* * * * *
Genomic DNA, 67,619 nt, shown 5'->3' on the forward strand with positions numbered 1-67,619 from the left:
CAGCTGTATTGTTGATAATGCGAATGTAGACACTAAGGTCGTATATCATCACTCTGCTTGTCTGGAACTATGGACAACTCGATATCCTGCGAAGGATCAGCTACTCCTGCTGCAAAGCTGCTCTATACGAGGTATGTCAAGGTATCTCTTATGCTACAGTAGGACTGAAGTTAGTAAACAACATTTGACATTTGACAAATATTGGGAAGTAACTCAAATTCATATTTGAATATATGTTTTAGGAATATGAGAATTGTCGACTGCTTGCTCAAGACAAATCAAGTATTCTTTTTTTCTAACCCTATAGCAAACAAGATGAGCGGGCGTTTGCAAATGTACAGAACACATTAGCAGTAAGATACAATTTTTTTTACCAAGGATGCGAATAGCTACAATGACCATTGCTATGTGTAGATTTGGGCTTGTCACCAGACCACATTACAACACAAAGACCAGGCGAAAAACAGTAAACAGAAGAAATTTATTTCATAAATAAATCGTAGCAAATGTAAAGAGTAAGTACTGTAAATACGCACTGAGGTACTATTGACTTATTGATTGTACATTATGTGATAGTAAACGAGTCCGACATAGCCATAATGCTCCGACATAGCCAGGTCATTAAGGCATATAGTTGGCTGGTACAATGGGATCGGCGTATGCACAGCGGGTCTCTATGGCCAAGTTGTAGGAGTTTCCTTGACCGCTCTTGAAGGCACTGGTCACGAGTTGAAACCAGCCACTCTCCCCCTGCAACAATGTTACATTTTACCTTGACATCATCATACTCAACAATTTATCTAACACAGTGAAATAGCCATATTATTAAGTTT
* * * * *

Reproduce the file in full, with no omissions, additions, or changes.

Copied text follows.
Genomic DNA, 67,619 nt, shown 5'->3' on the forward strand with positions numbered 1-67,619 from the left:
CAGCTGTATTGTTGATAATGCGAATGTAGACACTAAGGTCGTATATCATCACTCTGCTTGTCTGGAACTATGGACAACTCGATATCCTGCGAAGGATCAGCTACTCCTGCTGCAAAGCTGCTCTATACGAGGTATGTCAAGGTATCTCTTATGCTACAGTAGGACTGAAGTTAGTAAACAACATTTGACATTTGACAAATATTGGGAAGTAACTCAAATTCATATTTGAATATATGTTTTAGGAATATGAGAATTGTCGACTGCTTGCTCAAGACAAATCAAGTATTCTTTTTTTCTAACCCTATAGCAAACAAGATGAGCGGGCGTTTGCAAATGTACAGAACACATTAGCAGTAAGATACAATTTTTTTTACCAAGGATGCGAATAGCTACAATGACCATTGCTATGTGTAGATTTGGGCTTGTCACCAGACCACATTACAACACAAAGACCAGGCGAAAAACAGTAAACAGAAGAAATTTATTTCATAAATAAATCGTAGCAAATGTAAAGAGTAAGTACTGTAAATACGCACTGAGGTACTATTGACTTATTGATTGTACATTATGTGATAGTAAACGAGTCCGACATAGCCATAATGCTCCGACATAGCCAGGTCATTAAGGCATATAGTTGGCTGGTACAATGGGATCGGCGTATGCACAGCGGGTCTCTATGGCCAAGTTGTAGGAGTTTCCTTGACCGCTCTTGAAGGCACTGGTCACGAGTTGAAACCAGCCACTCTCCCCCTGCAACAATGTTACATTTTACCTTGACATCATCATACTCAACAATTTATCTAACACAGTGAAATAGCCATATTATTAAGTTT